Sometimes a tough interviewer will continuously delve deeper into a subject, such as by repeatedly asking, “Can you be more specific?” or “Can you tell me more about that?” These kinds of pressure tactics can be disconcerting, but the key is to simply stay on topic. No matter how persistent he/she is, the interviewer is always essentially asking you about a subject that you know quite well—you! Just stick to your agenda, and you will be fine.What about scheduling interviews?
Many schools will give applicants a significant window in which to schedule their interview, so you may wonder whether the date you choose will send some kind of message to the admissions committee. Does scheduling an interview early convey that you are too aggressive and do not have any other irons in the fire, or that you are eager to act and impress the admissions committee? Does scheduling an interview later give the impression that you are less interested in the program, or that you are very serious about your applications and are taking your time to prepare and inform yourself thoroughly before each step of the process?
The reality is that the timing of the meeting does not matter. Neither scheduling early nor choosing a later date confers any advantage or disadvantage (nor does selecting any day in between). The MBA admissions committees recognize that you, like all candidates, are busy and that your schedule is in flux as a result of work, community and personal commitments. The committees focus on the interviews themselves, not on when they are scheduled. So pick a date that works for you—a day and/or time when you know you can be comfortable and relaxed, not distracted—and start preparing!What should I wear?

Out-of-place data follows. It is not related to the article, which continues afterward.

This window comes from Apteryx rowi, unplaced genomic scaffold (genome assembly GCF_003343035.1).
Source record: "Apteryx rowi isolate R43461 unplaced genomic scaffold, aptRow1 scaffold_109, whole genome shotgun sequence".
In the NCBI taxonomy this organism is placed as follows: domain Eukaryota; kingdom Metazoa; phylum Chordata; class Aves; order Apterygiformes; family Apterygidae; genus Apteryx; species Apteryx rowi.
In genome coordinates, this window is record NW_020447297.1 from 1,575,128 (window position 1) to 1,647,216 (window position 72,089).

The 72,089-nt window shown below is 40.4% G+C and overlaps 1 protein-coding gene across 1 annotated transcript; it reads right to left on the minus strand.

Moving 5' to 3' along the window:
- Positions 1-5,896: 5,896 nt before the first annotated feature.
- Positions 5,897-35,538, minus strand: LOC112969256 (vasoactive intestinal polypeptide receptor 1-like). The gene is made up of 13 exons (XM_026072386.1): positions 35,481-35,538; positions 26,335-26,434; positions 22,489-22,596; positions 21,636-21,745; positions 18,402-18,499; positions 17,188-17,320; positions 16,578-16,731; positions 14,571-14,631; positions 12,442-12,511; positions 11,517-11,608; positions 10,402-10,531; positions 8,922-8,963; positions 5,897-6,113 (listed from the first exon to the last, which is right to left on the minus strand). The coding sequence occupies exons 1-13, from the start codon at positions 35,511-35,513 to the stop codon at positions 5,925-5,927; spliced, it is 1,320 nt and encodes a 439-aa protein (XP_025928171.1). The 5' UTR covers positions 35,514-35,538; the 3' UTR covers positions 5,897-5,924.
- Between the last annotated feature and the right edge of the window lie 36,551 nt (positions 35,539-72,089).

Always follow any guidelines the school provides on proper interview dress. If “business casual” is specified, wear business casual; if “business attire,” dress in business attire. Jeans, T-shirts and ripped or unclean clothing are never appropriate. If the school does not specify a dress code, wear business attire for any on-campus interviews as well as for an off-campus interview with a member of the admissions staff. Business casual is often best when meeting an alumnus/alumna off campus, though you may consider politely asking the person you are meeting about proper attire in advance. Showing some creativity and style with your clothing is okay, but do not go overboard—remember that your meeting is a professional one, and your first impression is vital.I am meeting my interviewer at a coffee shop. Who pays?